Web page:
Electropathological Substrate of Longstanding Persistent Atrial Fibrillation in Patients With Structural Heart DiseaseClinical Perspective
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Background—During persistent atrial fibrillation (AF), waves with a focal spread of activation are frequently observed. The origin of these waves and their relevance for the persistence of AF are unknown.
Methods and Results—In 24 patients with longstanding persistent AF and structural heart disease, high-density mapping of the right and left atria was performed during cardiac surgery. In a reference group of 25 patients, AF was induced by rapid pacing. For data analysis, a mapping algorithm was developed that separated the fibrillatory process into its individual wavelets and identified waves with a focal origin. During persistent AF, the incidence of focal fibrillation waves in the right atrium was almost 4-fold higher than during acute AF (median, 0.46 versus 0.12 per cycle per 1 cm2 (25th to 75th percentile, 0.40 to 0.77 and 0.01 to 0.27; P<0.0001). They were widely distributed over both atria and were recorded at 46±18 of all electrodes. A large majority (90.5) occurred as single events. Repetitive focal activity (>3) happened in only 0.8. The coupling interval was not more than 11 ms shorter than the average AF cycle length (P=0.04), and they were not preceded by a long interval. Unipolar electrograms at the site of origin showed small but clear R waves. These data favor epicardial breakthrough rather than a cellular focal mechanism as the underlying mechanism. Often, conduction from a site of epicardial breakthrough was blocked in 1 or more directions. This generated separate multiple wave fronts propagating in different directions over the epicardium.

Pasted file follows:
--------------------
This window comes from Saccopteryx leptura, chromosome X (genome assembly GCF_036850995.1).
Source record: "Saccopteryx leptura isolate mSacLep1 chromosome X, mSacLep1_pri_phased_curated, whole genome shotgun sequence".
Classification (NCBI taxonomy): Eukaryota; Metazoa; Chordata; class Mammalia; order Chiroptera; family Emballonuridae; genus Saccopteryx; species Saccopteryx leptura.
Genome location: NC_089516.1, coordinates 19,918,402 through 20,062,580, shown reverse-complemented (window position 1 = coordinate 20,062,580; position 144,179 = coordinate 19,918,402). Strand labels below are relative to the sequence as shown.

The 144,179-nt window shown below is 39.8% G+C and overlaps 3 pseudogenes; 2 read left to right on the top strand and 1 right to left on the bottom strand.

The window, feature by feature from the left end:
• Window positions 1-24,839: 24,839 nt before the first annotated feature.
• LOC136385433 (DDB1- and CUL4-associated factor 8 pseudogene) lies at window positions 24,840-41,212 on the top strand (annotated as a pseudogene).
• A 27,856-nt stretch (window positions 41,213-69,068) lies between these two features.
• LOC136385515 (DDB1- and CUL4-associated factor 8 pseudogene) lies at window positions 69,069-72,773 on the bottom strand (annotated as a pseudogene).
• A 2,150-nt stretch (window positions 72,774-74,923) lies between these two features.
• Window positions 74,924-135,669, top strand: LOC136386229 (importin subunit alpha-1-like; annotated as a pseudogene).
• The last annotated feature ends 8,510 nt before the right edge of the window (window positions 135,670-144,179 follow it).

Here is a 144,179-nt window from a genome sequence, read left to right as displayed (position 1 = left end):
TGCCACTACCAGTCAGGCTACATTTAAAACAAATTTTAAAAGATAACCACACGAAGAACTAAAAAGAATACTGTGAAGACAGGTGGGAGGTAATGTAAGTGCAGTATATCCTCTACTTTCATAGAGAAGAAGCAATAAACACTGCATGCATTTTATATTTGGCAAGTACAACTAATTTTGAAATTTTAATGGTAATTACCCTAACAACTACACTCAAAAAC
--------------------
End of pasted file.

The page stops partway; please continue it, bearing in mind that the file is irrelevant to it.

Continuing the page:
Conclusions—Focal fibrillation waves are due to epicardial breakthrough of waves propagating in deeper layers of the atrial wall. In patients with longstanding AF, the frequency of epicardial breakthroughs was 4 times higher than during acute AF. Because they provide a constant source of independent fibrillation waves originating over the entire epicardial surface, they offer an adequate explanation for the high persistence of AF in patients with structural heart disease.
- Received September 22, 2009.
- Accepted July 16, 2010.
- © 2010 American Heart Association, Inc.